Mom and I got out quickly and walked to the area we expected to find the headstone. Once there, it took a few minutes to realize that the small, chevron shaped stone leaning against another was what we were looking for. The lettering was badly worn away and it was difficult to make out the writing until Mom reached down and started vigorously brushing the dirt off to make the letters appear clearer. We then poured water over the stone and the words jumped out in stark relief. We were able to read:
“The Burial Ground of the late Alexander Mauchan”.
We had found it! We were surprised that there was no further information on the stone; no dates or other names. The stone itself had slipped off of its wire support and was half covered by overgrown grass which I yanked out by the roots to make some attempt at beautification. On the other side of this stone, a much newer stone was erected for Ernest and Hilda MacAngus whose deaths had come much later in the cemetery. We surmised that their own children had erected the stone. Possibly, with further research, I may be able to track them down.
I suggested to Mom that we should have brought some flowers to lay by the grave and when I saw the disappointment clearly written on her face, I asked Paul to drive us down the street to buy flowers and to drive us back again so we could leave them as a token of our respect and shared ancestry. As Mom placed the flowers in an urn that happened to be near by, I felt a sense of completion that we had done what we had come to do. I asked Mom how she felt and she told me that it was “sad that no one was around to take care of the site” but she was happy that we had been able to do something for them all. As we walked away, she said “Goodbye grandfather, someone still does care.”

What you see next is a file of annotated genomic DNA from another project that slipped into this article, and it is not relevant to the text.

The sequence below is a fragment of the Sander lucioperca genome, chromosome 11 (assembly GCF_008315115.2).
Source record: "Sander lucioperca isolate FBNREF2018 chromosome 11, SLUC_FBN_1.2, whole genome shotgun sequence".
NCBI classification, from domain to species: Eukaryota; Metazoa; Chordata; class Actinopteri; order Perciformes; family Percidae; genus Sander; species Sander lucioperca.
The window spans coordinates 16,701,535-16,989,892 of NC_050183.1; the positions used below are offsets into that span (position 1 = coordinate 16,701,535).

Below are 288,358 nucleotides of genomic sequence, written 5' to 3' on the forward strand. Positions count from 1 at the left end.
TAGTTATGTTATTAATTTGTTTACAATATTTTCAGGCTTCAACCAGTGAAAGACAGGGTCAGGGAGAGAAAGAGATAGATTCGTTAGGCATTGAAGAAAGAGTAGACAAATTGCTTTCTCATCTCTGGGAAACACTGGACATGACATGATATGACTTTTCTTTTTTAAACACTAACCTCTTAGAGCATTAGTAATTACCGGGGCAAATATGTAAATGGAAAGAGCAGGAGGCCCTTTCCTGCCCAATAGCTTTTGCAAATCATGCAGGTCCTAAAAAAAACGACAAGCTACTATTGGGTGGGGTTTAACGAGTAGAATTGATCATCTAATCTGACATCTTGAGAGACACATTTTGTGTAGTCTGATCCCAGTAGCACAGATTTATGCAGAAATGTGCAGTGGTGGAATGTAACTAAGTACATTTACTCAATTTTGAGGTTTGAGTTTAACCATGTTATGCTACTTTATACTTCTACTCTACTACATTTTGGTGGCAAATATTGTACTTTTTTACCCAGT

From the cemetery, we drove to 5 other addresses that we had from information that had been researched for us by our tour guide. In every instance, the houses were no longer standing. Some areas however, still had older buildings located next to the places we looked so we were able to get a glimpse of a street that may have been walked on or the corner mailbox that may have been used by our family.
We are now driving back to Edinburgh. Mom is asleep in the car as I type this. I know she is exhausted but she is happy that we were able to use our time in Aberdeen to discover as much as possible for now. I have promised her I will look into stereotypers in the late 1800 and early 1900’s, the profession of Alexander Mauchan that had allowed him to buy the expensive burial site. Perhaps we can uncover a little more information that will help shed light on his family and their way of life.